From the Smithsonian Institution’s Archives of American Art, here is rare and restored footage of 1930’s Mexico, filmed by expatriate artists Stefan Hirsch and Elsa Rogo while they were living in Taxco, Guerrero, Mexico and visiting Tehuantepec, Oaxaca. Thanks to Patricia Thompson, a Oaxaca Cultural Navigator blog follower for bringing A rare delight: Mexican home movies from the 1930’s to my attention. The film footage (a bit over 33 minutes) and accompanying article are so wonderful, I want to pass it on to you to enjoy as part of Mexican cultural history. Several of the nine film clips are in color, unusual for home movies at the time. The movies are part of a collection that includes correspondence, writings, art work, photographs, printed material and financial and legal records that document the artistic, teaching, and journalism careers of husband and wife Stephan Hirsch and Elsa Rogo.
To put the footage in context, during the era that Hirsch and Rogo filmed, Frida Kahlo and Diego Rivera were living and working in Mexico City, and the Fred Davis and William Spratling silversmith workshops were active and training the next generation of master Mexican silversmiths in Taxco. At the same time, Lazaro Cardenas was elected president of Mexico. Cardenas instituted sweeping land reforms turning over control of agricultural land to peasants, and established state ownership of the petroleum industry removing American corporate ownership of the national resource.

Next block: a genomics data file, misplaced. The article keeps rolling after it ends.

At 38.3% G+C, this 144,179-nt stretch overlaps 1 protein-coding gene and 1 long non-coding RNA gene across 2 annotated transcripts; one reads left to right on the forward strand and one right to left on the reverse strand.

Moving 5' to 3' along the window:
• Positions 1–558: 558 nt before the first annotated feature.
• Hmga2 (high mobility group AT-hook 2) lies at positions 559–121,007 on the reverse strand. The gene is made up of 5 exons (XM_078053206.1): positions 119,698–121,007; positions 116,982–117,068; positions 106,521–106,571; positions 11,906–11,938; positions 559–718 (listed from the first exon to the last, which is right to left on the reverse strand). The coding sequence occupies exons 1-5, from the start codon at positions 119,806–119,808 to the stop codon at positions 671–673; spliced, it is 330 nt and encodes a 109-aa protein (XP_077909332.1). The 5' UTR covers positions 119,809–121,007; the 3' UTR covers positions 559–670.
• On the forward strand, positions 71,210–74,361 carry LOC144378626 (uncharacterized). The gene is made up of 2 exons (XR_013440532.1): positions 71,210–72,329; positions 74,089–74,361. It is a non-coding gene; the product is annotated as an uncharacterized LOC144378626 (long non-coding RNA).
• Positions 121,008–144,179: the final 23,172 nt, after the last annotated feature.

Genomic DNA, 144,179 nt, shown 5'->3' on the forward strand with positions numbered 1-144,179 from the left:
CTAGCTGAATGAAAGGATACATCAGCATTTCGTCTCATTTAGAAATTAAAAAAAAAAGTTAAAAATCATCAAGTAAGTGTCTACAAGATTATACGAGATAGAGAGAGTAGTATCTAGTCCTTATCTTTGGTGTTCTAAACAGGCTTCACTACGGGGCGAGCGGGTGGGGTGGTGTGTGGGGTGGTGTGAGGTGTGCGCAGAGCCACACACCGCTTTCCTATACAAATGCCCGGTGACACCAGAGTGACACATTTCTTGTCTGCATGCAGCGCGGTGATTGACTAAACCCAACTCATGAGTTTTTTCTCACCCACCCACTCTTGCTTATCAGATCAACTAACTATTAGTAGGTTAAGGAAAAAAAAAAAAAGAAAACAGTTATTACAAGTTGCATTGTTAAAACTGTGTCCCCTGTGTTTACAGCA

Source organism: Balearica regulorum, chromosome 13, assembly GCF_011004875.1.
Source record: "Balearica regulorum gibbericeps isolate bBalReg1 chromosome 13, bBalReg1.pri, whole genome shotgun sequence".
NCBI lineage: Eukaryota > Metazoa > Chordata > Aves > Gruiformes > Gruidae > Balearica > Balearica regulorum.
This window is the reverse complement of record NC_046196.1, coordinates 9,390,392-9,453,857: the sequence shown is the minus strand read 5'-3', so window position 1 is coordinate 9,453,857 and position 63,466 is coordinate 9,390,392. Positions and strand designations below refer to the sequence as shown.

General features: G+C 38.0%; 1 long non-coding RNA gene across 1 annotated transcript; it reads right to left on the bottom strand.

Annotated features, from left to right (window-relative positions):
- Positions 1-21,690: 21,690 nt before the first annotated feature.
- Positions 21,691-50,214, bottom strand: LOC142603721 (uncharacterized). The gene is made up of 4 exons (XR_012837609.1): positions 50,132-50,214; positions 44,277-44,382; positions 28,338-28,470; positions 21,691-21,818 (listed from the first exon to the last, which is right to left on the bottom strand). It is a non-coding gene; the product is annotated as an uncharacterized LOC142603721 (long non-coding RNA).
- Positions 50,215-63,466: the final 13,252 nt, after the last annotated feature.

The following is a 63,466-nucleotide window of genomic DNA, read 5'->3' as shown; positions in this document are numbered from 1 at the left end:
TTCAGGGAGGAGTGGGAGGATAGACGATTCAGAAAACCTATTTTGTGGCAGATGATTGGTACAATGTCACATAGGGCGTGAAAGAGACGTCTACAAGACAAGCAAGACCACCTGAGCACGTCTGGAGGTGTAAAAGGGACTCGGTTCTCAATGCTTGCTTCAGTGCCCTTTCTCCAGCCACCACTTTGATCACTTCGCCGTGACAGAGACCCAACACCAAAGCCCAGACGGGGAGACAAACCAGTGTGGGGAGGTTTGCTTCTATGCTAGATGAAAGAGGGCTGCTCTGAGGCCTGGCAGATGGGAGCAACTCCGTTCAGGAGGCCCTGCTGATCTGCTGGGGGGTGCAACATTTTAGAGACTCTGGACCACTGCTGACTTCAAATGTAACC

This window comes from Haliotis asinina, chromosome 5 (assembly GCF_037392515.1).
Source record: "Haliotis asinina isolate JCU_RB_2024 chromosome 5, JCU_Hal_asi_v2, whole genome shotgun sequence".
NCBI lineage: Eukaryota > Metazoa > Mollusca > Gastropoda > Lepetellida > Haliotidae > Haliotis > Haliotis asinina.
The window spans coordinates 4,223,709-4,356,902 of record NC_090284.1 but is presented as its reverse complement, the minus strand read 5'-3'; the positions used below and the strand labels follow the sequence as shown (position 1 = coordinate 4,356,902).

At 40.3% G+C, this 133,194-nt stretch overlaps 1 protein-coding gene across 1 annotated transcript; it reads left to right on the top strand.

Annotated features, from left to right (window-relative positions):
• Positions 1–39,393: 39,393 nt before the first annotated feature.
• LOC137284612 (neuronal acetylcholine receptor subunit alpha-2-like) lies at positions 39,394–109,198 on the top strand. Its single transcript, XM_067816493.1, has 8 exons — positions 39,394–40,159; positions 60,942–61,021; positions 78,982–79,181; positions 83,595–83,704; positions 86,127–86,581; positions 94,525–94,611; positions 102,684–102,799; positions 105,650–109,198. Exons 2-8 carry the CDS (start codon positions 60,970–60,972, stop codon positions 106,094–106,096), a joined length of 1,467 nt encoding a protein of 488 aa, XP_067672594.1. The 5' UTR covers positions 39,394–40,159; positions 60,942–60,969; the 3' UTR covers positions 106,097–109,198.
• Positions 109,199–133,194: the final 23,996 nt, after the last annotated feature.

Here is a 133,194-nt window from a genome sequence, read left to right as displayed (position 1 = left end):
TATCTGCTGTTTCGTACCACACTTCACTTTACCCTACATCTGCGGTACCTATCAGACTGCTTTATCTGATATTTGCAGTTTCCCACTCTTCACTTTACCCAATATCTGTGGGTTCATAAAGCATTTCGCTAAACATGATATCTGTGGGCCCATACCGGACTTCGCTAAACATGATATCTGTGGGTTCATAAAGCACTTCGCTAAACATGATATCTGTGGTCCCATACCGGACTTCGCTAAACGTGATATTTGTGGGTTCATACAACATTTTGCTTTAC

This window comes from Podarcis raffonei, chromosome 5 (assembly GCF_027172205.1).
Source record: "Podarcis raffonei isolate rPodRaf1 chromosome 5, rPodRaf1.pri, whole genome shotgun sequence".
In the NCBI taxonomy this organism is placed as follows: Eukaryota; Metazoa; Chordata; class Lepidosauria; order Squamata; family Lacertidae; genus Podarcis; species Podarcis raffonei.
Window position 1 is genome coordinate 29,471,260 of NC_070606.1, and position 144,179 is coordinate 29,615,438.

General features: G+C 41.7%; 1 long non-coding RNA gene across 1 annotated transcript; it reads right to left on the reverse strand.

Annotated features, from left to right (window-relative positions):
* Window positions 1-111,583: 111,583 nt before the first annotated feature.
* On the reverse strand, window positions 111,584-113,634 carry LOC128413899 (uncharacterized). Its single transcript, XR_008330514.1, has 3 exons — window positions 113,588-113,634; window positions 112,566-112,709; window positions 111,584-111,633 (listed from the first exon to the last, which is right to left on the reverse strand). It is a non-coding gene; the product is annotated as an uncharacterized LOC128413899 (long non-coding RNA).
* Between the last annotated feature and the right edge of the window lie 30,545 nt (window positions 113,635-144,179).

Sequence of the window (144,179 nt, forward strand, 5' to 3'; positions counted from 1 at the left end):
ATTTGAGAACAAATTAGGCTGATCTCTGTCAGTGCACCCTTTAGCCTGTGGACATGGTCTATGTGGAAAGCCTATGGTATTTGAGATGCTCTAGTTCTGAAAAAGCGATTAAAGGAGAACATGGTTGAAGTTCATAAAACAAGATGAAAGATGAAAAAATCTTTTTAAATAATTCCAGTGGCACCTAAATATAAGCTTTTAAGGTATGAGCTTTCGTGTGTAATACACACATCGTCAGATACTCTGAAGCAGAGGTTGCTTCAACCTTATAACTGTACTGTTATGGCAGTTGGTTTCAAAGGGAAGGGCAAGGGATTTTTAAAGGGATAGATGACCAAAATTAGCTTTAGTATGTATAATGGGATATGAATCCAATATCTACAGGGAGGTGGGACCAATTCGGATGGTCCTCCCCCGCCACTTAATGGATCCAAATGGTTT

If you see something in the news that you think would be of interest to our readers, please let me know so I can share it! And, we have TWO SPACES LEFT in our Day of the Dead Photography Expedition starting October 28. Come along.
And, just in from fellow blogger Shannon Pixley Sheppard on Oaxaca’s latest archeological discovery, burial remains in Santa Maria Atzompa. So much to love about Mexico!